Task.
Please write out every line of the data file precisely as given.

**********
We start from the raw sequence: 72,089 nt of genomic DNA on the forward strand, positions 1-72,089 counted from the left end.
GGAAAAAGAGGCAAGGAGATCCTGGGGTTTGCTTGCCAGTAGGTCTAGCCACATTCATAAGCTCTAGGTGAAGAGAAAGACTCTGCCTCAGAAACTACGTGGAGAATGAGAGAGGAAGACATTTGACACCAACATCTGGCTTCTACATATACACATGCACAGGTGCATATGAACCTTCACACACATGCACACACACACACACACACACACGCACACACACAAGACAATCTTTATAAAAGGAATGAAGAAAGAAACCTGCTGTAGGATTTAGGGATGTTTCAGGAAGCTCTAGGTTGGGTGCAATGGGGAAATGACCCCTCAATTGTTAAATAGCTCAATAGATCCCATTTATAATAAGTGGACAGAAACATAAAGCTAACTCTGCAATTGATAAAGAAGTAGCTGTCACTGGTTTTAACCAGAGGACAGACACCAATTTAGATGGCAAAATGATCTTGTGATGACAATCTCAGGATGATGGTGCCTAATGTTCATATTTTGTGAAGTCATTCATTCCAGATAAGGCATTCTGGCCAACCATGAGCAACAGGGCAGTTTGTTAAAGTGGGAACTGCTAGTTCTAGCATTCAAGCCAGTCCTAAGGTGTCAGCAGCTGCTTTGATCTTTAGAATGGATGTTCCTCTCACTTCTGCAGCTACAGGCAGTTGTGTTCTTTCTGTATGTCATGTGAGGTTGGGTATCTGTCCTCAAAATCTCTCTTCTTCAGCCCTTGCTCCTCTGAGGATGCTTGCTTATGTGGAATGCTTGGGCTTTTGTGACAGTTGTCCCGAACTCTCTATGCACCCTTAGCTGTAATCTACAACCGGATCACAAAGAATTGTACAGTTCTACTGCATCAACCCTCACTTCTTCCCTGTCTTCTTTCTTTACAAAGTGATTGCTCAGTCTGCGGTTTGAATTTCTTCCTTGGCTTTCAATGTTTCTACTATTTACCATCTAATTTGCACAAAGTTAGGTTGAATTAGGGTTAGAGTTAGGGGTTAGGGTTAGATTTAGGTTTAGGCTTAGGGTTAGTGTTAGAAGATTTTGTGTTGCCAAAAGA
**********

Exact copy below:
We start from the raw sequence: 72,089 nt of genomic DNA on the forward strand, positions 1-72,089 counted from the left end.
GGAAAAAGAGGCAAGGAGATCCTGGGGTTTGCTTGCCAGTAGGTCTAGCCACATTCATAAGCTCTAGGTGAAGAGAAAGACTCTGCCTCAGAAACTACGTGGAGAATGAGAGAGGAAGACATTTGACACCAACATCTGGCTTCTACATATACACATGCACAGGTGCATATGAACCTTCACACACATGCACACACACACACACACACACACGCACACACACAAGACAATCTTTATAAAAGGAATGAAGAAAGAAACCTGCTGTAGGATTTAGGGATGTTTCAGGAAGCTCTAGGTTGGGTGCAATGGGGAAATGACCCCTCAATTGTTAAATAGCTCAATAGATCCCATTTATAATAAGTGGACAGAAACATAAAGCTAACTCTGCAATTGATAAAGAAGTAGCTGTCACTGGTTTTAACCAGAGGACAGACACCAATTTAGATGGCAAAATGATCTTGTGATGACAATCTCAGGATGATGGTGCCTAATGTTCATATTTTGTGAAGTCATTCATTCCAGATAAGGCATTCTGGCCAACCATGAGCAACAGGGCAGTTTGTTAAAGTGGGAACTGCTAGTTCTAGCATTCAAGCCAGTCCTAAGGTGTCAGCAGCTGCTTTGATCTTTAGAATGGATGTTCCTCTCACTTCTGCAGCTACAGGCAGTTGTGTTCTTTCTGTATGTCATGTGAGGTTGGGTATCTGTCCTCAAAATCTCTCTTCTTCAGCCCTTGCTCCTCTGAGGATGCTTGCTTATGTGGAATGCTTGGGCTTTTGTGACAGTTGTCCCGAACTCTCTATGCACCCTTAGCTGTAATCTACAACCGGATCACAAAGAATTGTACAGTTCTACTGCATCAACCCTCACTTCTTCCCTGTCTTCTTTCTTTACAAAGTGATTGCTCAGTCTGCGGTTTGAATTTCTTCCTTGGCTTTCAATGTTTCTACTATTTACCATCTAATTTGCACAAAGTTAGGTTGAATTAGGGTTAGAGTTAGGGGTTAGGGTTAGATTTAGGTTTAGGCTTAGGGTTAGTGTTAGAAGATTTTGTGTTGCCAAAAGA